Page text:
The one-shot vaccine has arrived in the region and is being distributed the same way as the Pfizer and Moderna vaccines.
Some people have shown hesitancy to getting the latest COVID-19 vaccine given that it was 72% effective in research trials in the United States, compared to about 94% for Moderna and 95% for Pfizer after those vaccines’ required two doses.
However, health officials say the Johnson & Johnson vaccine is just as effective as its counterparts at preventing serious illness from COVID-19 and was tested against virus variants. Also, all currently available vaccines were 100% effective at preventing hospitalizations and deaths during trials.
“San Diegans should get whichever vaccine is available when it’s their turn to get vaccinated,” Wilma Wooten, M.D., M.P.H., County public health officer. “All three vaccines are excellent at preventing people from getting seriously ill from COVID-19.”
Local vaccination sites are currently providing vaccine to San Diegans in Phase 1A and Phase 1B. Supplies remain limited.
“Regardless of which shot you get, you’ll be protected from serious complications from COVID-19 and will be able to protect others who are waiting their turn to be vaccinated,” Wooten said.
- More than 1.15 million COVID-19 vaccine doses have been delivered to the region, and over 1.04 million have been logged as administered. Of those vaccinated to date, nearly 342,000 people, or 12.7% of San Diegans 16 and older, are fully immunized.
- Overall, more than 643,000 County residents have received at least one shot of two-dose vaccine. That’s 23.9% of those eligible.
- The difference between doses delivered and those used in a vaccination represents approximately what is expected to be administered in the next seven days and doses still to be entered in the record system.
- More information about vaccine distribution can be found on the County’s vaccination dashboard. For details on groups currently eligible and vaccination opportunities, visit vaccinationsuperstations.dom.
- San Diego County’s state-calculated, adjusted case rate is currently 10.8 cases per 100,000 residents (as of March 2) and the region is in Purple Tier or Tier 1.
- The testing positivity percentage is 4.2%, placing the County in Tier 3 or the Orange Tier. While the testing positivity rate for the County qualifies it for Tier 3, the state uses the most restrictive metric – in this case the adjusted case rate – and assigns counties to that tier. Therefore, the County remains in the Purple Tier or Tier 1.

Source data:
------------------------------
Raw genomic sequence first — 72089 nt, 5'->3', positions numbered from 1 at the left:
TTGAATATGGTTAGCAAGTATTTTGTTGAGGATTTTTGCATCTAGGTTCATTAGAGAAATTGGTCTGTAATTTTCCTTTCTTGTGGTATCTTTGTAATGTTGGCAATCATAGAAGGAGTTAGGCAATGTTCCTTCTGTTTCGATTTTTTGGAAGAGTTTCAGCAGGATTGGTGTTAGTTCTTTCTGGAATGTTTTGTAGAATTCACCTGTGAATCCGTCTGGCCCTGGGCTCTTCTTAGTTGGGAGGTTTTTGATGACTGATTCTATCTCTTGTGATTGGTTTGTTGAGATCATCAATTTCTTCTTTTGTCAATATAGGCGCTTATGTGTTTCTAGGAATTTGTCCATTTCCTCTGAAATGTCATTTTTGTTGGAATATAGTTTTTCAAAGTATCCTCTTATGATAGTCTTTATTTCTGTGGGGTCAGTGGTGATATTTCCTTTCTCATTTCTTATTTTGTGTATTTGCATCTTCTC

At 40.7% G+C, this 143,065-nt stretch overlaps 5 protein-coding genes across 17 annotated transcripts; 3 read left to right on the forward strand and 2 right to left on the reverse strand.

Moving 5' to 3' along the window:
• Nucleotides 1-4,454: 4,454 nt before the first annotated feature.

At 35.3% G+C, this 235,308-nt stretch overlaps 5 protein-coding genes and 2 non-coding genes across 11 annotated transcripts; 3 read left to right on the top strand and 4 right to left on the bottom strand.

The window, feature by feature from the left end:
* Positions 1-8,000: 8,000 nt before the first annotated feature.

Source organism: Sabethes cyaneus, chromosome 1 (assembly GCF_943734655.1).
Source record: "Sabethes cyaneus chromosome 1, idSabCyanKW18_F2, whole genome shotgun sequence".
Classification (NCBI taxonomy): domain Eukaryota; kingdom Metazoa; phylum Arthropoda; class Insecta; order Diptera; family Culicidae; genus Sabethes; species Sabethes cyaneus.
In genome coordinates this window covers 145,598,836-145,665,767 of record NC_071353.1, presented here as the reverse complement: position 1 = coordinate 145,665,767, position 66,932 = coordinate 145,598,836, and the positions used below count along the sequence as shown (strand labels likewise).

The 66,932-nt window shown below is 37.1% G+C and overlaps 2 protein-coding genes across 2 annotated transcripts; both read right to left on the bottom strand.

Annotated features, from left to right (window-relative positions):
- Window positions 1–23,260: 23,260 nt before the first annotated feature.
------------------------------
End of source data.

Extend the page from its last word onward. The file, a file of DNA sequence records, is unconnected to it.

- The County’s health equity metric, which looks at the testing positivity for areas with the lowest healthy conditions, is 6% and is in the Red Tier or Tier 2. This metric does not move counties to more restrictive tiers but is required to advance to a less restrictive tier.
- The California Department of Public Health assesses counties on a weekly basis. The next report is scheduled for Tuesday, March. 9.
Community Setting Outbreaks:
- No new community outbreaks were confirmed March 7.
- Four community outbreaks were confirmed March 6: two in business settings and two in retail settings.
- No community outbreaks were confirmed March 5.
- In the past seven days (March 1 through March 7), 24 community outbreaks were confirmed.
- The number of community outbreaks remains above the trigger of seven or more in seven days.
- A community setting outbreak is defined as three or more COVID-19 cases in a setting and in people of different households over the past 14 days.
- 9,770 tests were reported to the County on March 7, and the percentage of new positive cases was 3%.
- The 14-day rolling average percentage of positive cases is 3.2%. Target is less than 8.0%.
- The 7-day, daily average of tests is 12,835.
Cases, Hospitalizations and ICU Admissions:
- 307 cases were reported to the County on March 7. The region’s total is now 263,275.
- 13,259 or 5% of all cases have required hospitalization.
- 1,613 or 0.6% of all cases and 12.2% of hospitalized cases had to be admitted to an intensive care unit.
- No new COVID-19 deaths were reported March 7. The region’s total is 3,390.
- Five COVID-19 deaths were reported March 6.
- Three men and two women died between Jan. 28 and Jan. 30.
- Of the five deaths, one person who died was 80 years or older, two people who died were in their 70s and two were in their 60s.
- All had underlying medical conditions.
- 14 COVID-19 deaths were reported March 5.
- 10 men and four women died between Jan. 16 and March 4.
- Of the 14 deaths reported March 5, four people who died were 80 years or older, six were in their 70s, one was in their 60s, two were in their 50s and one was in their 40s.
- 12 had underlying medical conditions and two did not.
The more detailed data summaries found on the County’s coronavirus-sd.com website are updated around 5 p.m. daily.